That being said, the type of mathematics most branches of physics is concerned with are very different from the kind of math pure math students study, and mathematical physics is basically an applied math degree with a concentration in physics, which in no way reflects the respective difficulties in each program.

It's pretty much impossible to see the differences in each program until you actually get here and take some courses, so I'd say that in your position, I'd opt to go into honours math, take physics electives (and labs, depending on how busy you want to be), and see where you want to go from there.

18. Mar 24, 2007

### Werg22

So the choice would have to be made right after the first year? If so, that makes it a difficult decision... When I say "pure math" I'm talking about the kind of mathematics that doesn't necessarily have any application... I'm far more interested into becoming a professor and research mathematical theory than focusing on problems relevant to an industry or something of the likes. And when I say theoretical physics, it's because I am interested into "thinking about theories" rather than "thinking about proving theories".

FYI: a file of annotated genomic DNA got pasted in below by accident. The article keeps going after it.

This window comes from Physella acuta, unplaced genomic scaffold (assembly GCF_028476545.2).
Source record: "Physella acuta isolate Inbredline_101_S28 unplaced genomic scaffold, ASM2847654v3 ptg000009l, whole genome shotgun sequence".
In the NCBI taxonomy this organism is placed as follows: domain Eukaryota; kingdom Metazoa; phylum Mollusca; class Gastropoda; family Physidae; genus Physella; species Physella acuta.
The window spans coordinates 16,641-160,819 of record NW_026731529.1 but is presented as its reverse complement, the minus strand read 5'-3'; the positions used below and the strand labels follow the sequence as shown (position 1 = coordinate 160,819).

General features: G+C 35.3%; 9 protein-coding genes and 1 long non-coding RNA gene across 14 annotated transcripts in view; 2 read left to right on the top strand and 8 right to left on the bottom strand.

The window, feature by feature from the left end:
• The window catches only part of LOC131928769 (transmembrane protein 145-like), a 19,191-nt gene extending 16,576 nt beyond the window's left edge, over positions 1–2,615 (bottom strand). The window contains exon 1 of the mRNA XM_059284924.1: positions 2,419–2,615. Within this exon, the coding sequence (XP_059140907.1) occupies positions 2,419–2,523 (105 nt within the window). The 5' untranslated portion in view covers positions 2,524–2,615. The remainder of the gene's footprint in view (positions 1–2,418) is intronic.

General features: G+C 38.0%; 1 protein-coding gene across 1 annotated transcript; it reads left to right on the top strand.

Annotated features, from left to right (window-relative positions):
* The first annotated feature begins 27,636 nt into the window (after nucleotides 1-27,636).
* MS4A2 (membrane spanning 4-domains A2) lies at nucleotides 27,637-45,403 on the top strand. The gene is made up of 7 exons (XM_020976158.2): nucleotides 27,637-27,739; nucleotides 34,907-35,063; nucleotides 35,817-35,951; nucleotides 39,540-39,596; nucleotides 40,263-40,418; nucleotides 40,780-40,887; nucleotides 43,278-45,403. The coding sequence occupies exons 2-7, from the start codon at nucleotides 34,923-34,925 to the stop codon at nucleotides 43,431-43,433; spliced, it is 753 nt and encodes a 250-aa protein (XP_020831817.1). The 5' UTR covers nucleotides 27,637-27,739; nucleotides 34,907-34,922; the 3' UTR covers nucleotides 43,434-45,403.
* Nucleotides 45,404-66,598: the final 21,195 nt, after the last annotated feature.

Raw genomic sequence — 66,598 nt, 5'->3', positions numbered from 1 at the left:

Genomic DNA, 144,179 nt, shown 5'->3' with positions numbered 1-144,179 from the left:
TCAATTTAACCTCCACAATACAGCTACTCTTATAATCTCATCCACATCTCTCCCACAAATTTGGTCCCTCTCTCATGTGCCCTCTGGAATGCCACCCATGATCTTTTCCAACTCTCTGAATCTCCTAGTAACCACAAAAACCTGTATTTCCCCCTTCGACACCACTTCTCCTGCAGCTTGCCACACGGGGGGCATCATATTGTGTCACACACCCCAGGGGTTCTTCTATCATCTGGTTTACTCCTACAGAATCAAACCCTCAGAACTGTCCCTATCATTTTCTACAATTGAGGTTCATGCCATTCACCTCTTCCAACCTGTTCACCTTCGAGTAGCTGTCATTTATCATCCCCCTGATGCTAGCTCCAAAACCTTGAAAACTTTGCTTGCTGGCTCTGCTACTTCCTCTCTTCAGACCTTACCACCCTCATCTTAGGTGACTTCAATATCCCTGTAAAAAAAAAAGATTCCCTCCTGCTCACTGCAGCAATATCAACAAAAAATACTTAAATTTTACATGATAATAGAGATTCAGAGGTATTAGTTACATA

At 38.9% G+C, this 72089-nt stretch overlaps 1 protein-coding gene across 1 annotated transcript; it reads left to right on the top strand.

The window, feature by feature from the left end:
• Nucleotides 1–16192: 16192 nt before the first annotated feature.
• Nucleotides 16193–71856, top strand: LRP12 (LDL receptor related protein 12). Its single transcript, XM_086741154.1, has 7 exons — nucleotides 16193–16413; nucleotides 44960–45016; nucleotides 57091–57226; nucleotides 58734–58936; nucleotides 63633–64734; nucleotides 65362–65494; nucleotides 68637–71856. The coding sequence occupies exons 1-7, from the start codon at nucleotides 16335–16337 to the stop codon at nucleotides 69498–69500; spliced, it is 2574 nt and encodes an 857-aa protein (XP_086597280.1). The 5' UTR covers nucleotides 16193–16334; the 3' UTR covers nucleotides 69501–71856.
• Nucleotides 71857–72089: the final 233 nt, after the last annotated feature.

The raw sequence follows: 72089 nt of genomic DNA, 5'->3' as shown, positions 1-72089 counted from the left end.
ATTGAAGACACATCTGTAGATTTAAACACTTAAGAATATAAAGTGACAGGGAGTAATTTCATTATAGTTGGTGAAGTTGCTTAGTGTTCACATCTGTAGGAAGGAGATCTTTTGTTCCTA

Last edited: Mar 24, 2007
19. Mar 24, 2007

### JeffN

Courses in the department of pure math don't actually start until third year, so the earliest you can take them is your 2B term. Up to then, Your schedule is pretty flexible, so you can take the courses that satisfy the mathematical physics program and put off making a decision up until your second year.